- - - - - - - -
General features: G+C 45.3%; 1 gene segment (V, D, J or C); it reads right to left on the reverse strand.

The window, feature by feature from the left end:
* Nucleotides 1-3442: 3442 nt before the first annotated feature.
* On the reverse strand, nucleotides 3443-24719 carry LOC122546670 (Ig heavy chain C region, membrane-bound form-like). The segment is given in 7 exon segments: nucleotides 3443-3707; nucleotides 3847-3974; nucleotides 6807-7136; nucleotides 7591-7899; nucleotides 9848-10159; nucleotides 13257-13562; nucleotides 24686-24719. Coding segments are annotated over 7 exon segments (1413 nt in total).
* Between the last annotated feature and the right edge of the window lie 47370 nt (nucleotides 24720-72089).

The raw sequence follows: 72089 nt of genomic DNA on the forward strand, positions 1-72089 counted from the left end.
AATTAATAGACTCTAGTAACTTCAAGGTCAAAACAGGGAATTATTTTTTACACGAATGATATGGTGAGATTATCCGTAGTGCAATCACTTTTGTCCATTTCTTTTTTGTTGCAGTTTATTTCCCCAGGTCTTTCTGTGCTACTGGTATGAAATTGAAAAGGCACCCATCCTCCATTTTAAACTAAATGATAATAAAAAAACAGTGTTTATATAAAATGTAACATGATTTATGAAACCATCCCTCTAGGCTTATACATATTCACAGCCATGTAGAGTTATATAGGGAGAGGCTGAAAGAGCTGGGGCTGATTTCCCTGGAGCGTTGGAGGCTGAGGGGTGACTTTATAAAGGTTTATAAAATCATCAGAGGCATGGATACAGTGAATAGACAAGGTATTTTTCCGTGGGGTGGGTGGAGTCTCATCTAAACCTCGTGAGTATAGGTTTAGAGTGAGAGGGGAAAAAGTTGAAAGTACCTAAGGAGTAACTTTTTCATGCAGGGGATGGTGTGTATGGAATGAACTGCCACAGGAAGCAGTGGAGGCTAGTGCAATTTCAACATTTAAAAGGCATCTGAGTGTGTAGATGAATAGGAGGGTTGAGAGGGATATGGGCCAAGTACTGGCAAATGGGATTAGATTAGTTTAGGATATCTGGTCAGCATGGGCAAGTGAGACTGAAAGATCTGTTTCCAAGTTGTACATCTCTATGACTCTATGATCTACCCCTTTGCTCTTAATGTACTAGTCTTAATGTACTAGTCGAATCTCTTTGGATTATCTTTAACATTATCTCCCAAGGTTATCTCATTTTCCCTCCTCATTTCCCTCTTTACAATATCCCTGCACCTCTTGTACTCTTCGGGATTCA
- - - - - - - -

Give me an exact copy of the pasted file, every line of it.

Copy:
General features: G+C 45.3%; 1 gene segment (V, D, J or C); it reads right to left on the reverse strand.

The window, feature by feature from the left end:
* Nucleotides 1-3442: 3442 nt before the first annotated feature.
* On the reverse strand, nucleotides 3443-24719 carry LOC122546670 (Ig heavy chain C region, membrane-bound form-like). The segment is given in 7 exon segments: nucleotides 3443-3707; nucleotides 3847-3974; nucleotides 6807-7136; nucleotides 7591-7899; nucleotides 9848-10159; nucleotides 13257-13562; nucleotides 24686-24719. Coding segments are annotated over 7 exon segments (1413 nt in total).
* Between the last annotated feature and the right edge of the window lie 47370 nt (nucleotides 24720-72089).

The raw sequence follows: 72089 nt of genomic DNA on the forward strand, positions 1-72089 counted from the left end.
AATTAATAGACTCTAGTAACTTCAAGGTCAAAACAGGGAATTATTTTTTACACGAATGATATGGTGAGATTATCCGTAGTGCAATCACTTTTGTCCATTTCTTTTTTGTTGCAGTTTATTTCCCCAGGTCTTTCTGTGCTACTGGTATGAAATTGAAAAGGCACCCATCCTCCATTTTAAACTAAATGATAATAAAAAAACAGTGTTTATATAAAATGTAACATGATTTATGAAACCATCCCTCTAGGCTTATACATATTCACAGCCATGTAGAGTTATATAGGGAGAGGCTGAAAGAGCTGGGGCTGATTTCCCTGGAGCGTTGGAGGCTGAGGGGTGACTTTATAAAGGTTTATAAAATCATCAGAGGCATGGATACAGTGAATAGACAAGGTATTTTTCCGTGGGGTGGGTGGAGTCTCATCTAAACCTCGTGAGTATAGGTTTAGAGTGAGAGGGGAAAAAGTTGAAAGTACCTAAGGAGTAACTTTTTCATGCAGGGGATGGTGTGTATGGAATGAACTGCCACAGGAAGCAGTGGAGGCTAGTGCAATTTCAACATTTAAAAGGCATCTGAGTGTGTAGATGAATAGGAGGGTTGAGAGGGATATGGGCCAAGTACTGGCAAATGGGATTAGATTAGTTTAGGATATCTGGTCAGCATGGGCAAGTGAGACTGAAAGATCTGTTTCCAAGTTGTACATCTCTATGACTCTATGATCTACCCCTTTGCTCTTAATGTACTAGTCTTAATGTACTAGTCGAATCTCTTTGGATTATCTTTAACATTATCTCCCAAGGTTATCTCATTTTCCCTCCTCATTTCCCTCTTTACAATATCCCTGCACCTCTTGTACTCTTCGGGATTCA